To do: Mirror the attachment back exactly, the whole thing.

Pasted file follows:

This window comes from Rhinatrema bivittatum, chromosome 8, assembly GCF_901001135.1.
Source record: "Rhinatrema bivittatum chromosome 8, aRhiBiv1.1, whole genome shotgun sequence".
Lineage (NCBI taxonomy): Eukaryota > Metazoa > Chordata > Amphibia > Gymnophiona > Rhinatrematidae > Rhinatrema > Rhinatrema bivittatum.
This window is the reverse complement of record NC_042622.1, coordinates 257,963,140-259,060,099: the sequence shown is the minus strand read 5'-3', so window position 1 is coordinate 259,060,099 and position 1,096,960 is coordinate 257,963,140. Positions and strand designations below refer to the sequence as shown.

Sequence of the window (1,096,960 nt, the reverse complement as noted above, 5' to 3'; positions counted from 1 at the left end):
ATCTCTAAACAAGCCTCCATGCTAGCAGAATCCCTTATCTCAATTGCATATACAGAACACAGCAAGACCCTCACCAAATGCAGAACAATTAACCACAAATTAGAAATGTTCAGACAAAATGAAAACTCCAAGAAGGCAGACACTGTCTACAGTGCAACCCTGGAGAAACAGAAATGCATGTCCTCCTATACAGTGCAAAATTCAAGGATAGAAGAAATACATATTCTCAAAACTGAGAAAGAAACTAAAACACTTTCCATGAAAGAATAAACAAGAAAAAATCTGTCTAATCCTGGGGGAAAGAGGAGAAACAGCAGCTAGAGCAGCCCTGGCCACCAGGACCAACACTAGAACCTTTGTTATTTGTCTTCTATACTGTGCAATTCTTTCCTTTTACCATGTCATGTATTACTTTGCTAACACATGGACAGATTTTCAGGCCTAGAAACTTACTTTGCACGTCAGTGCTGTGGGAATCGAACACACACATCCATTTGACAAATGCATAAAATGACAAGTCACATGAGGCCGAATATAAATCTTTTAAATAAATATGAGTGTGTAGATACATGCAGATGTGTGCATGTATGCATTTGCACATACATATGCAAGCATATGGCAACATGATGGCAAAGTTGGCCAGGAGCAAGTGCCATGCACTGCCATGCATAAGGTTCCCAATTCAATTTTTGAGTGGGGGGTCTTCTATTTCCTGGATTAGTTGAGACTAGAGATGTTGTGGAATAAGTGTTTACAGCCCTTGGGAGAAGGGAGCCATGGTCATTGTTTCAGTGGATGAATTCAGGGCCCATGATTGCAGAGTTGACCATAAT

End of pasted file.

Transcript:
This window comes from Rhinatrema bivittatum, chromosome 8, assembly GCF_901001135.1.
Source record: "Rhinatrema bivittatum chromosome 8, aRhiBiv1.1, whole genome shotgun sequence".
Lineage (NCBI taxonomy): Eukaryota > Metazoa > Chordata > Amphibia > Gymnophiona > Rhinatrematidae > Rhinatrema > Rhinatrema bivittatum.
This window is the reverse complement of record NC_042622.1, coordinates 257,963,140-259,060,099: the sequence shown is the minus strand read 5'-3', so window position 1 is coordinate 259,060,099 and position 1,096,960 is coordinate 257,963,140. Positions and strand designations below refer to the sequence as shown.

Sequence of the window (1,096,960 nt, the reverse complement as noted above, 5' to 3'; positions counted from 1 at the left end):
ATCTCTAAACAAGCCTCCATGCTAGCAGAATCCCTTATCTCAATTGCATATACAGAACACAGCAAGACCCTCACCAAATGCAGAACAATTAACCACAAATTAGAAATGTTCAGACAAAATGAAAACTCCAAGAAGGCAGACACTGTCTACAGTGCAACCCTGGAGAAACAGAAATGCATGTCCTCCTATACAGTGCAAAATTCAAGGATAGAAGAAATACATATTCTCAAAACTGAGAAAGAAACTAAAACACTTTCCATGAAAGAATAAACAAGAAAAAATCTGTCTAATCCTGGGGGAAAGAGGAGAAACAGCAGCTAGAGCAGCCCTGGCCACCAGGACCAACACTAGAACCTTTGTTATTTGTCTTCTATACTGTGCAATTCTTTCCTTTTACCATGTCATGTATTACTTTGCTAACACATGGACAGATTTTCAGGCCTAGAAACTTACTTTGCACGTCAGTGCTGTGGGAATCGAACACACACATCCATTTGACAAATGCATAAAATGACAAGTCACATGAGGCCGAATATAAATCTTTTAAATAAATATGAGTGTGTAGATACATGCAGATGTGTGCATGTATGCATTTGCACATACATATGCAAGCATATGGCAACATGATGGCAAAGTTGGCCAGGAGCAAGTGCCATGCACTGCCATGCATAAGGTTCCCAATTCAATTTTTGAGTGGGGGGTCTTCTATTTCCTGGATTAGTTGAGACTAGAGATGTTGTGGAATAAGTGTTTACAGCCCTTGGGAGAAGGGAGCCATGGTCATTGTTTCAGTGGATGAATTCAGGGCCCATGATTGCAGAGTTGACCATAAT